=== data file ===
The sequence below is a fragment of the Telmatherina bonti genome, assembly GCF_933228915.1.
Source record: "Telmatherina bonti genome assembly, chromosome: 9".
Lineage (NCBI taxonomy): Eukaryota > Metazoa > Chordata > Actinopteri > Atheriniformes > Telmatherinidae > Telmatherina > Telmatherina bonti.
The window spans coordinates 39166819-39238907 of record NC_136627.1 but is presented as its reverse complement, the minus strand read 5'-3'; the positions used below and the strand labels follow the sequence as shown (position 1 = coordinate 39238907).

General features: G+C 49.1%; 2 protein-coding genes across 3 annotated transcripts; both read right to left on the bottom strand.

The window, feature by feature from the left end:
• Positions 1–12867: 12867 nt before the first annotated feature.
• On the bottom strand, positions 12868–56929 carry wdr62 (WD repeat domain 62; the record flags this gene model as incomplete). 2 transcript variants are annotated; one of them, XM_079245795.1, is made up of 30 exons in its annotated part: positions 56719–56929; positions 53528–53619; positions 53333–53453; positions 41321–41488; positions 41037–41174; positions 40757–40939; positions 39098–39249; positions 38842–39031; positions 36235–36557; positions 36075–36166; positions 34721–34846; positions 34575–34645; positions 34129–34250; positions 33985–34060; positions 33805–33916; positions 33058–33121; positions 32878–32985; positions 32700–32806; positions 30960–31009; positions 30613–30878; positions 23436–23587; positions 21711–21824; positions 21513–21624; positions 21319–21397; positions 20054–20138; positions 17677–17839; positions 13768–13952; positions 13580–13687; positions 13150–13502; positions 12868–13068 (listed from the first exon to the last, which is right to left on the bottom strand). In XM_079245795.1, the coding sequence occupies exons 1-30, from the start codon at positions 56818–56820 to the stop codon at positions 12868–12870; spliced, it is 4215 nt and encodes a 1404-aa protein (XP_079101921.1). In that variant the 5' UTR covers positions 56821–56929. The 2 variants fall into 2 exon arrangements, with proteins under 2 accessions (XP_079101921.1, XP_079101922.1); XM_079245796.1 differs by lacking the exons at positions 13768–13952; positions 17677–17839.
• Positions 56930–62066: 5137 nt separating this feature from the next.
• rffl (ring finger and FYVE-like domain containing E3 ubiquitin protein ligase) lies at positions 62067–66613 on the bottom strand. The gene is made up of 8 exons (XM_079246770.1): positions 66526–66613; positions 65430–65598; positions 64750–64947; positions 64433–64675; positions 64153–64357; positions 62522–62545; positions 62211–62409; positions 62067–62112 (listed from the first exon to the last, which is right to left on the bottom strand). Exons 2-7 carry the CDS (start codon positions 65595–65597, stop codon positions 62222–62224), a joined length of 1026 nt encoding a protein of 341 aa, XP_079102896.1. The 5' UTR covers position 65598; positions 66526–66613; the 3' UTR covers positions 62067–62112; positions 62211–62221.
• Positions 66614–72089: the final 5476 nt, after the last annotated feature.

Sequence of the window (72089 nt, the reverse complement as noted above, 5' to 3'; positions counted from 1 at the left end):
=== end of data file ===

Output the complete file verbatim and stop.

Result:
The sequence below is a fragment of the Telmatherina bonti genome, assembly GCF_933228915.1.
Source record: "Telmatherina bonti genome assembly, chromosome: 9".
Lineage (NCBI taxonomy): Eukaryota > Metazoa > Chordata > Actinopteri > Atheriniformes > Telmatherinidae > Telmatherina > Telmatherina bonti.
The window spans coordinates 39166819-39238907 of record NC_136627.1 but is presented as its reverse complement, the minus strand read 5'-3'; the positions used below and the strand labels follow the sequence as shown (position 1 = coordinate 39238907).

General features: G+C 49.1%; 2 protein-coding genes across 3 annotated transcripts; both read right to left on the bottom strand.

The window, feature by feature from the left end:
• Positions 1–12867: 12867 nt before the first annotated feature.
• On the bottom strand, positions 12868–56929 carry wdr62 (WD repeat domain 62; the record flags this gene model as incomplete). 2 transcript variants are annotated; one of them, XM_079245795.1, is made up of 30 exons in its annotated part: positions 56719–56929; positions 53528–53619; positions 53333–53453; positions 41321–41488; positions 41037–41174; positions 40757–40939; positions 39098–39249; positions 38842–39031; positions 36235–36557; positions 36075–36166; positions 34721–34846; positions 34575–34645; positions 34129–34250; positions 33985–34060; positions 33805–33916; positions 33058–33121; positions 32878–32985; positions 32700–32806; positions 30960–31009; positions 30613–30878; positions 23436–23587; positions 21711–21824; positions 21513–21624; positions 21319–21397; positions 20054–20138; positions 17677–17839; positions 13768–13952; positions 13580–13687; positions 13150–13502; positions 12868–13068 (listed from the first exon to the last, which is right to left on the bottom strand). In XM_079245795.1, the coding sequence occupies exons 1-30, from the start codon at positions 56818–56820 to the stop codon at positions 12868–12870; spliced, it is 4215 nt and encodes a 1404-aa protein (XP_079101921.1). In that variant the 5' UTR covers positions 56821–56929. The 2 variants fall into 2 exon arrangements, with proteins under 2 accessions (XP_079101921.1, XP_079101922.1); XM_079245796.1 differs by lacking the exons at positions 13768–13952; positions 17677–17839.
• Positions 56930–62066: 5137 nt separating this feature from the next.
• rffl (ring finger and FYVE-like domain containing E3 ubiquitin protein ligase) lies at positions 62067–66613 on the bottom strand. The gene is made up of 8 exons (XM_079246770.1): positions 66526–66613; positions 65430–65598; positions 64750–64947; positions 64433–64675; positions 64153–64357; positions 62522–62545; positions 62211–62409; positions 62067–62112 (listed from the first exon to the last, which is right to left on the bottom strand). Exons 2-7 carry the CDS (start codon positions 65595–65597, stop codon positions 62222–62224), a joined length of 1026 nt encoding a protein of 341 aa, XP_079102896.1. The 5' UTR covers position 65598; positions 66526–66613; the 3' UTR covers positions 62067–62112; positions 62211–62221.
• Positions 66614–72089: the final 5476 nt, after the last annotated feature.

Sequence of the window (72089 nt, the reverse complement as noted above, 5' to 3'; positions counted from 1 at the left end):